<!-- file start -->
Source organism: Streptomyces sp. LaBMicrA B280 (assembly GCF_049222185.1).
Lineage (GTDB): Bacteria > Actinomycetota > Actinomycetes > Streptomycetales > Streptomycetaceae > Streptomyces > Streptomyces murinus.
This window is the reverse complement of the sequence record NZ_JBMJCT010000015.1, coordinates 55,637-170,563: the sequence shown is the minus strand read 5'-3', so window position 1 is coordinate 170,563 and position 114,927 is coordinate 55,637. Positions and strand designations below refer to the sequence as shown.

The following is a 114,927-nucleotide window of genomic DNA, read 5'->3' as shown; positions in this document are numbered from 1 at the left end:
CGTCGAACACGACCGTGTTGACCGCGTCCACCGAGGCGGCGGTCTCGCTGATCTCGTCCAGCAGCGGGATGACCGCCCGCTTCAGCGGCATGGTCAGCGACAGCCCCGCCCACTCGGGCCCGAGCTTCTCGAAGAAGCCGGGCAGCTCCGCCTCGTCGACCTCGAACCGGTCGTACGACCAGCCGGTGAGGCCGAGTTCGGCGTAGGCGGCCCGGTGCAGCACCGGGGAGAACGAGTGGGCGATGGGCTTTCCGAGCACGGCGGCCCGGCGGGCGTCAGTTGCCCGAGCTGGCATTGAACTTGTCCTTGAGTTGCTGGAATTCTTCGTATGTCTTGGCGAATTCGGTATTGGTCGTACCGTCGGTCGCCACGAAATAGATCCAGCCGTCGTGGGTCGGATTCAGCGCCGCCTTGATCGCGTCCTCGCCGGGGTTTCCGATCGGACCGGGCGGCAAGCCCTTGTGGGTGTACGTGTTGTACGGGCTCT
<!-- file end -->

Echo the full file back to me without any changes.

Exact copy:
Source organism: Streptomyces sp. LaBMicrA B280 (assembly GCF_049222185.1).
Lineage (GTDB): Bacteria > Actinomycetota > Actinomycetes > Streptomycetales > Streptomycetaceae > Streptomyces > Streptomyces murinus.
This window is the reverse complement of the sequence record NZ_JBMJCT010000015.1, coordinates 55,637-170,563: the sequence shown is the minus strand read 5'-3', so window position 1 is coordinate 170,563 and position 114,927 is coordinate 55,637. Positions and strand designations below refer to the sequence as shown.

The following is a 114,927-nucleotide window of genomic DNA, read 5'->3' as shown; positions in this document are numbered from 1 at the left end:
CGTCGAACACGACCGTGTTGACCGCGTCCACCGAGGCGGCGGTCTCGCTGATCTCGTCCAGCAGCGGGATGACCGCCCGCTTCAGCGGCATGGTCAGCGACAGCCCCGCCCACTCGGGCCCGAGCTTCTCGAAGAAGCCGGGCAGCTCCGCCTCGTCGACCTCGAACCGGTCGTACGACCAGCCGGTGAGGCCGAGTTCGGCGTAGGCGGCCCGGTGCAGCACCGGGGAGAACGAGTGGGCGATGGGCTTTCCGAGCACGGCGGCCCGGCGGGCGTCAGTTGCCCGAGCTGGCATTGAACTTGTCCTTGAGTTGCTGGAATTCTTCGTATGTCTTGGCGAATTCGGTATTGGTCGTACCGTCGGTCGCCACGAAATAGATCCAGCCGTCGTGGGTCGGATTCAGCGCCGCCTTGATCGCGTCCTCGCCGGGGTTTCCGATCGGACCGGGCGGCAAGCCCTTGTGGGTGTACGTGTTGTACGGGCTCT